The corporation overseeing development of Russia’s far east Primorye gaming zone has postponed an auction of casino land plots, reportedly at the request of potential investors.
Late last week, the state-owned Development Corporation of the Primorsky Territory announced that the August 28 deadline for receiving applications for the auction of gaming zone subleases had been pushed back to September 28. The auction is now scheduled for September 29, although the Corporation reserved the right to reschedule again provided it gives three days’ notice.
The Corporation claimed that the delay had been requested by potential investors so that they might get their paperwork in order. The Corporation further claimed to have received interest from investors from Russia, China, South Korea, and “several European countries.”
The three plots of land up for auction range from 7.9 hectares (17.2 acres) to 19.7 hectares. Companies interested in setting up casino operations are required to invest a minimum of $120m for the smallest plot and at least $300m for the largest, with the allotments of gaming tables and slot machines mirroring the size of the plots.
Some of the land in question was reportedly leased by a Russian-Chinese co-venture that failed to conclude their contract negotiations. In April, a Chinese firm identified as Hein Longli was fined for failing to make any dent in the Primorye land they agreed to develop way back in November 2015. Primorye officials announced plans for the auction in July.
It’s unclear if any of the plots include the property on which Russia’s Royal Time Group planned to build its Phoenix integrated resort. Royal Time began preliminary work on Phoenix in March 2016 but the project was beset by constant delays. In June, a local court issued a ruling that Royal Time’s failure to adhere to its development benchmarks meant the company had ceded its right to the property.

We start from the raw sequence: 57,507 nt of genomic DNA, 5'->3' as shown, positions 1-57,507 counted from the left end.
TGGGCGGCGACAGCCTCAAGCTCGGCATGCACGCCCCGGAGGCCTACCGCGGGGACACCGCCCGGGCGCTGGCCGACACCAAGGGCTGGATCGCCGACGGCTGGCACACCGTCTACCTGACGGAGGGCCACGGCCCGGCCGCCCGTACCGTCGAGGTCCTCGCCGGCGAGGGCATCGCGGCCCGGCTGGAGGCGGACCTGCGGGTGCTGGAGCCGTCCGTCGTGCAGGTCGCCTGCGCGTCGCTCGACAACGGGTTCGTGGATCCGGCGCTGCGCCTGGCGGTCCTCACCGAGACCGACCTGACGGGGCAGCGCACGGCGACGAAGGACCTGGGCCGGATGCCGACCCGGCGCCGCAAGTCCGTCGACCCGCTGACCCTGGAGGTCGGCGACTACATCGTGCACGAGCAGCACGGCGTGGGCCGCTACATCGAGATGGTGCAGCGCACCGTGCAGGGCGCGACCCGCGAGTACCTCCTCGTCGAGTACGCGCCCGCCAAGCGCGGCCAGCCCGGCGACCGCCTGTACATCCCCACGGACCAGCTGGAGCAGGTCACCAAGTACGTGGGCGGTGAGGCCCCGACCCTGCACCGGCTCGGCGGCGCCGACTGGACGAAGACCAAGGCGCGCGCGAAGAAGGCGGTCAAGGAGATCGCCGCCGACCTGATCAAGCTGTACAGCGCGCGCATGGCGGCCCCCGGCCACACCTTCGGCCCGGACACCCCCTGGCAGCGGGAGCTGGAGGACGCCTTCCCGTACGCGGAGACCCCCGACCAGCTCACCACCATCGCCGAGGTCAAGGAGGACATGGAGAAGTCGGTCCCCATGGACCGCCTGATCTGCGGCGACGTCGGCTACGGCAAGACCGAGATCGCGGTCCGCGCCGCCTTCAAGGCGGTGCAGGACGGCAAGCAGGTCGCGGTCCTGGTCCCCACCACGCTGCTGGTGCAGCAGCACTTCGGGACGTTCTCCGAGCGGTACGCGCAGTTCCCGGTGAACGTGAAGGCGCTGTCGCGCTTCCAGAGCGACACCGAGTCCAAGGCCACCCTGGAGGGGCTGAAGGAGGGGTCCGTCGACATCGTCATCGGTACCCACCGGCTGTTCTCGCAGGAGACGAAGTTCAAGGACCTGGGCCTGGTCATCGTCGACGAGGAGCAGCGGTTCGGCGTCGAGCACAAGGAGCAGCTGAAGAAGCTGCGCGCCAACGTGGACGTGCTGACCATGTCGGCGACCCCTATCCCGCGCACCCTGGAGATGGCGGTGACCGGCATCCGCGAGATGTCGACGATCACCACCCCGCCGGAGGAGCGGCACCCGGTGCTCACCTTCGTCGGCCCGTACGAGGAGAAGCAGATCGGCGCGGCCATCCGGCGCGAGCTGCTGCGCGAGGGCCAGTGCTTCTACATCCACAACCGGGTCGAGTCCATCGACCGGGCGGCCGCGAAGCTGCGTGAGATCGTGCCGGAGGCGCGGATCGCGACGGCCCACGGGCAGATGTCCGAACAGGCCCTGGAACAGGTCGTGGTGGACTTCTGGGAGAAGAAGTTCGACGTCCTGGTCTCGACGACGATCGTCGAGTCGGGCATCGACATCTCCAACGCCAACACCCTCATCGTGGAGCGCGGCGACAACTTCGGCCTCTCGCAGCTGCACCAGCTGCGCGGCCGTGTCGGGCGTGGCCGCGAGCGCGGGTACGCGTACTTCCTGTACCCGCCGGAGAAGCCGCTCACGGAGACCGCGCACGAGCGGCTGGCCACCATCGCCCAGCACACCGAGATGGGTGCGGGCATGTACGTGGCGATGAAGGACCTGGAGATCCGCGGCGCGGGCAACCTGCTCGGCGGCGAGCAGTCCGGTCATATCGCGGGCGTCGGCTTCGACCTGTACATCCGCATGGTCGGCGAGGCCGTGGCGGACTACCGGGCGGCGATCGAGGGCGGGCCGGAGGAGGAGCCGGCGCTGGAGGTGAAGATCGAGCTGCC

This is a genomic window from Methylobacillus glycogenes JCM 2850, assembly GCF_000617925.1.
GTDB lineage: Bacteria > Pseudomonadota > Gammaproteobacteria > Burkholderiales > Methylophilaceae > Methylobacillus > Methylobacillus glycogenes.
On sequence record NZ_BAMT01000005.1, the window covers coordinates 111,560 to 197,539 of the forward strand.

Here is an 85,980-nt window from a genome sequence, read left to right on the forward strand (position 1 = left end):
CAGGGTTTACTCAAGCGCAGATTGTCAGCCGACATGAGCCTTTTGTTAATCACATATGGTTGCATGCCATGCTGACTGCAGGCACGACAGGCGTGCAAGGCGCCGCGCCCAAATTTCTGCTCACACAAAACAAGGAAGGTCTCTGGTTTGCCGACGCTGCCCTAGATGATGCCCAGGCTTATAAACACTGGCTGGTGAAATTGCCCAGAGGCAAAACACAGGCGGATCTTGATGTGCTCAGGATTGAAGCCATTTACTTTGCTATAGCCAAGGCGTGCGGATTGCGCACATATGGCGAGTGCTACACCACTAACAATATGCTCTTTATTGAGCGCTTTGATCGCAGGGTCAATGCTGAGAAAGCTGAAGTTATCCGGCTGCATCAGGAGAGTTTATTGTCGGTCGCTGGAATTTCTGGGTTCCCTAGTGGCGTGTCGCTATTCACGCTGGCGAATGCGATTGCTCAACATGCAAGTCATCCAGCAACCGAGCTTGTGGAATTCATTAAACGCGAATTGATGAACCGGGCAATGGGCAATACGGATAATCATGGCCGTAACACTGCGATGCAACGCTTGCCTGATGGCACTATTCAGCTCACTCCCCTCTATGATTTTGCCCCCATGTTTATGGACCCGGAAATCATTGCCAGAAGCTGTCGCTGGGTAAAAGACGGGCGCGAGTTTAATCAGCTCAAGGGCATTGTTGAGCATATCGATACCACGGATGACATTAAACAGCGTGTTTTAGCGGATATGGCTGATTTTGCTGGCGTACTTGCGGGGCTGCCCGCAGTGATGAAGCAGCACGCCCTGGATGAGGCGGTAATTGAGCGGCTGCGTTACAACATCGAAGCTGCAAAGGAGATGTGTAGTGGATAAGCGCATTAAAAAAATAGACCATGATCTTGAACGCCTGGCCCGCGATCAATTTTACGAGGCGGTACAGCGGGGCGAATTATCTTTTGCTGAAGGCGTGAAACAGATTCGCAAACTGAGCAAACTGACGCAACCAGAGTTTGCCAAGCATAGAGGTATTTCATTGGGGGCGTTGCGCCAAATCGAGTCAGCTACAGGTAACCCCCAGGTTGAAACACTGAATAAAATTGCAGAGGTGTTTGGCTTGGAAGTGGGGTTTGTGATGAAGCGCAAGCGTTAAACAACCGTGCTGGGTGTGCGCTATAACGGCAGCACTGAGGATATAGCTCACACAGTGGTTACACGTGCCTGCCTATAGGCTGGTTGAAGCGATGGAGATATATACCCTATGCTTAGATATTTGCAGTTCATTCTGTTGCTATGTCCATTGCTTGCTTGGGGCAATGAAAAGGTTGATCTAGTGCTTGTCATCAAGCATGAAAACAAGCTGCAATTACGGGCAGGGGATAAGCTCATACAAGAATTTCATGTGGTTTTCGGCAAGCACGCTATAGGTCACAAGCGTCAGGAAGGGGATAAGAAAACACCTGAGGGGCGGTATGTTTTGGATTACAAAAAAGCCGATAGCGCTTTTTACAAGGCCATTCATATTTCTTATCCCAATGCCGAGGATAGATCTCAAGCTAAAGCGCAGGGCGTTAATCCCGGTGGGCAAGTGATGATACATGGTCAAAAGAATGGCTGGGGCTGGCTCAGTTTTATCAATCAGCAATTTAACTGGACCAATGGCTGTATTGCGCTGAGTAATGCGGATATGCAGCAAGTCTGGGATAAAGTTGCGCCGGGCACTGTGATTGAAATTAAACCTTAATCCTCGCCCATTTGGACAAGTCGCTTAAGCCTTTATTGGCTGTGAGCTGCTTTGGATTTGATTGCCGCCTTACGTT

It’s since been reported that Royal Time filed an appeal of this ruling with the Fifth Arbitration Court of Appeal. The court was expected to consider the appeal sometime in August, although no further information has yet leaked to the public.
While we’re not calling the Primorye officials liars, the fact that they’ve repeatedly harangued their would-be casino operators for missing deadlines makes their willingness to extend an auction deadline for other would-be operators seem somewhat out of character. It could well be that interest in the notoriously infrastructure-poor region was more tepid than officials expected.
At present, only one casino – Lawrence Ho’s Tigre de Cristal – is up and running in the Primorye zone, and work continues on that project’s Phase Two. Cambodian casino operator NagaCorp continues to work on its Naga Vladivostok project, although analysts don’t expect it to open until late-2019 at the earliest. Russian operator Diamond Fortune Holdings broke ground on its Selena resort this summer.